Original Article DOI : 10.7860/JCDR/2013/4739.2753
Year : 2013 | Month : Feb | Volume : 07 | Issue : 2 Page : 305 - 307

The Use of Procalcitonin as a Marker of Sepsis in Children

Bin Mathew1, Dinesh Roy D2, T Vijaya Kumar3

1 Research Scholar, Vinayaka Missions University, Salem.
2 Senior Cytogeneticist, Genetika, Centre for Advanced Genetic Studies, Trivandrum, India.
3 Head Basic Medical Sciences, Educare Institute of Dental Sciences, Malappuram, India.

NAME, ADDRESS, E-MAIL ID OF THE CORRESPONDING AUTHOR: Bin Mathew, Nallanattu House, Mullankuzhy, Collectorate P.O. Kottayam – 686002, Kerala State, India.
E-mail: binmathew@sify.com

Objective: Sepsis is a life-threatening disease which is associated with high rates of morbidity and mortality. The critically ill patients often manifest a Systemic Inflammatory Response Syndrome (SIRS) which is independent of an infection. The early diagnosis of different severities of sepsis is important for an early implementation of the specific therapies. Our objective was to evaluate the diagnostic and the prognostic values of blood Procalcitonin (PCT) in cases of bacterial septicaemia in children.

Methods: The total sample comprised of 150 subjects who were admitted to the ICU with septicaemia and 50 normal, healthy, age and sex matched children. The first sample was collected at the time of admission, before the start of the antibiotic therapy (T0). A divond sample was collected at 24 hours (T24) and a final sample was collected at 96 hours (T96). A PCT value of > 0.5ng/ml was accepted as positive.

Results: 63% of the children who were diagnosed with a bacterial aetiology showed detectable blood PCT levels with higher concentrations, while in the children who were diagnosed with a viral aetiology, only 22.2 % had detectable PCT levels, but in lower concentrations. The mean percentage reduction in the PCT value among the bacterial infection subjects was 44.39 ± 41.82 as compared to that in the viral infection subjects (5.71 ± 26.68) and in the subjects where the aetiology was not established (5.71 ± 26.68).

Conclusion: The results which were obtained in our study con- firmed that the PCT levels were a better marker for the bacterial infections. The PCT measurements may be used as a guide to the antibiotic therapy in critically ill children with suspected sepsis.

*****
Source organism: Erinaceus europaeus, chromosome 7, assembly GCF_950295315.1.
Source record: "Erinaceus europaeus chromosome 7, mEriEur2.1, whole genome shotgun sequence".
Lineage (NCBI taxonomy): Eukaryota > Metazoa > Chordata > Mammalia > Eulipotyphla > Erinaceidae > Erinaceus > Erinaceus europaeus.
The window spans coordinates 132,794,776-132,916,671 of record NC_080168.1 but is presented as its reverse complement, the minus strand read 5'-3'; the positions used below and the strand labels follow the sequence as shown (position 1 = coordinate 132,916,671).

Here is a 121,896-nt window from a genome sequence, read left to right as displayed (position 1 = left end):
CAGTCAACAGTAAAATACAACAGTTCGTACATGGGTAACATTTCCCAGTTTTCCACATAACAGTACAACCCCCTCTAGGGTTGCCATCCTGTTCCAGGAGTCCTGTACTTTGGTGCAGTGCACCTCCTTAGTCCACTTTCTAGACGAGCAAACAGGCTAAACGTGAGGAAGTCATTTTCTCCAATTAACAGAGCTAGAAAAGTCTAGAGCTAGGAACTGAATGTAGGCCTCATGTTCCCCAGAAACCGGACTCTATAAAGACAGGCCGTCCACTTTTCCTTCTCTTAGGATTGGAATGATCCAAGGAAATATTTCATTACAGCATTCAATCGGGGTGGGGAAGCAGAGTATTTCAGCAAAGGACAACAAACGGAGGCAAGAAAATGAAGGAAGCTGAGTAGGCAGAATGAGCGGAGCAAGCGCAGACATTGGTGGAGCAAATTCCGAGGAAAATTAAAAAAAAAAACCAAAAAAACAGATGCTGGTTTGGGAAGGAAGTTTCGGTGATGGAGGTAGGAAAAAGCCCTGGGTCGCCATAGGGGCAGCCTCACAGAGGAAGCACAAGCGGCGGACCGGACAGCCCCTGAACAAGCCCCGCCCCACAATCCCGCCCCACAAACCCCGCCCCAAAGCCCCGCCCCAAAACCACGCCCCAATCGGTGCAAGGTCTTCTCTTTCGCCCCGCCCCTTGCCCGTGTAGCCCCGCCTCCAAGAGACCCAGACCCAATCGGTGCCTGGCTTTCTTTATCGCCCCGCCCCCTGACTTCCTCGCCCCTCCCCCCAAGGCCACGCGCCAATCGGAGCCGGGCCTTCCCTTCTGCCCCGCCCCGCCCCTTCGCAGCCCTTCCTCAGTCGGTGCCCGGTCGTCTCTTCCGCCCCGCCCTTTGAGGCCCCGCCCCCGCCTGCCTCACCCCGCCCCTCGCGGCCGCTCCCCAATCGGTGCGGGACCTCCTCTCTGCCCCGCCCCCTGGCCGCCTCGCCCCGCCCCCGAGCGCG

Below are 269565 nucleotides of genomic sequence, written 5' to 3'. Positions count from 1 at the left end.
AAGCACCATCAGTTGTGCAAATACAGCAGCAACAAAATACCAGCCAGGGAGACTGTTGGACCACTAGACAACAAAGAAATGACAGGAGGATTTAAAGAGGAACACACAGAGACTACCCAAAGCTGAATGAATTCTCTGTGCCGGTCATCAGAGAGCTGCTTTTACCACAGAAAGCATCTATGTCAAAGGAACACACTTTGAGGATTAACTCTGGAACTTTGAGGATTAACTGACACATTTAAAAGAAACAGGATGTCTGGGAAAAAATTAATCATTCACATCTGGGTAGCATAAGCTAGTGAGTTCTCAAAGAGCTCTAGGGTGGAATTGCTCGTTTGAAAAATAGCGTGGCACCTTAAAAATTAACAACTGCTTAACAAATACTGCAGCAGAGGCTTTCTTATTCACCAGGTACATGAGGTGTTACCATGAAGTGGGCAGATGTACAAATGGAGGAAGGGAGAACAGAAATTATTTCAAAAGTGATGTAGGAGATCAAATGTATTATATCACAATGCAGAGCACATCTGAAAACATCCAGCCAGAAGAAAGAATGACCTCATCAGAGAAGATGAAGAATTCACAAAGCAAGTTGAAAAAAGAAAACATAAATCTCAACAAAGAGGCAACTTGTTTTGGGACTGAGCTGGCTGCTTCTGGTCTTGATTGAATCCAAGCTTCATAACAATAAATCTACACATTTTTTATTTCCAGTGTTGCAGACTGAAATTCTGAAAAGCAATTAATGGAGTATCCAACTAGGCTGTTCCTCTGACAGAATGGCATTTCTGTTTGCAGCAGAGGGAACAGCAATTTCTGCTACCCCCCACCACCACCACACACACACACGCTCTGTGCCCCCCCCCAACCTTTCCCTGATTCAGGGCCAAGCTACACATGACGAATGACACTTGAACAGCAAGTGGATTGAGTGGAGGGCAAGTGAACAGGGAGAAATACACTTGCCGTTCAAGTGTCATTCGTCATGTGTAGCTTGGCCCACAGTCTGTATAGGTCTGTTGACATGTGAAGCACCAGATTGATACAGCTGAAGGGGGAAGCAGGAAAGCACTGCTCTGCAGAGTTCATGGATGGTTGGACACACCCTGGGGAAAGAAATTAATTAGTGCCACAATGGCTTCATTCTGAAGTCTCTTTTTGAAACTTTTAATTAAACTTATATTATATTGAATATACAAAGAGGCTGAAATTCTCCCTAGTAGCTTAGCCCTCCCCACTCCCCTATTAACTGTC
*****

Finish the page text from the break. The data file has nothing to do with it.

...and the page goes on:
The early diagnosis and the appropriate treatment of sepsis is a daily challenge in the medical intensive care unit and in the emergency room. Therefore, a rapid and an accurate diagnosis is essential for improving the survival rate of the patients, especially children [1, 2]. Sepsis is a potentially deadly medical condition that is characterized by a whole-body inflammatory state which is called the systemic inflammatory response syndrome (SIRS) and the presence of a known or suspected infection [3]. While Procalcitonin (PCT) performs quite well as a diagnostic biomarker, it excels when it is called upon as a monitoring or prognostic bio-marker.

The Present study was undertaken:

To evaluate the serum PCT levels as a marker of the sepsis in the bacterial infections of children.

To evaluate the prognostic application of serum PCT in children with sepsis.


One hundred and fifty children who were admitted to the neonatal and the paediatric intensive care units of a tertiary referral hospital constituted the test group. Fifty children with no evidence or history of an acute or chronic infection formed the control group. In all the cases, the samples that came to the clinical laboratory for routine investigations were used for the analysis after getting an informed consent from the parents. The first sample was collected from the test group at the time of admission (T0), a second sample was collected at 24 hours (T24) and the final sample was collected 96 hours after the admission (T96). Procalcitonin was estimated and a value of ≥0.5 ng/ml was accepted as pathologically significant. Blood Cultures were performed in all the cases to detect sepsis along with other sepsis monitoring and aetiological confirmation tests.

The data was analyzed by using SPSS, ver. 16.0. The association between the qualitative variables was analyzed by using the Chisquare test and the paired ‘t’ test, the independent sample ‘t’ test and one way ANOVA were used for the comparison of the mean of the quantitative variables.


The subjects who were included in the study were classified into 3 groups based on their ages: Children below 2 years of age, children between the ages of 2 and 5 years and children above 5 years of age [Table/Fig-1]. Those subjects below 2 years showed the highest number of bacterial infections (n=37, 61.7%)

Age Distribution of Test and Control Subjects.

Age in yearsBacterial infectionViral infectionEtiology not establishedControlTotal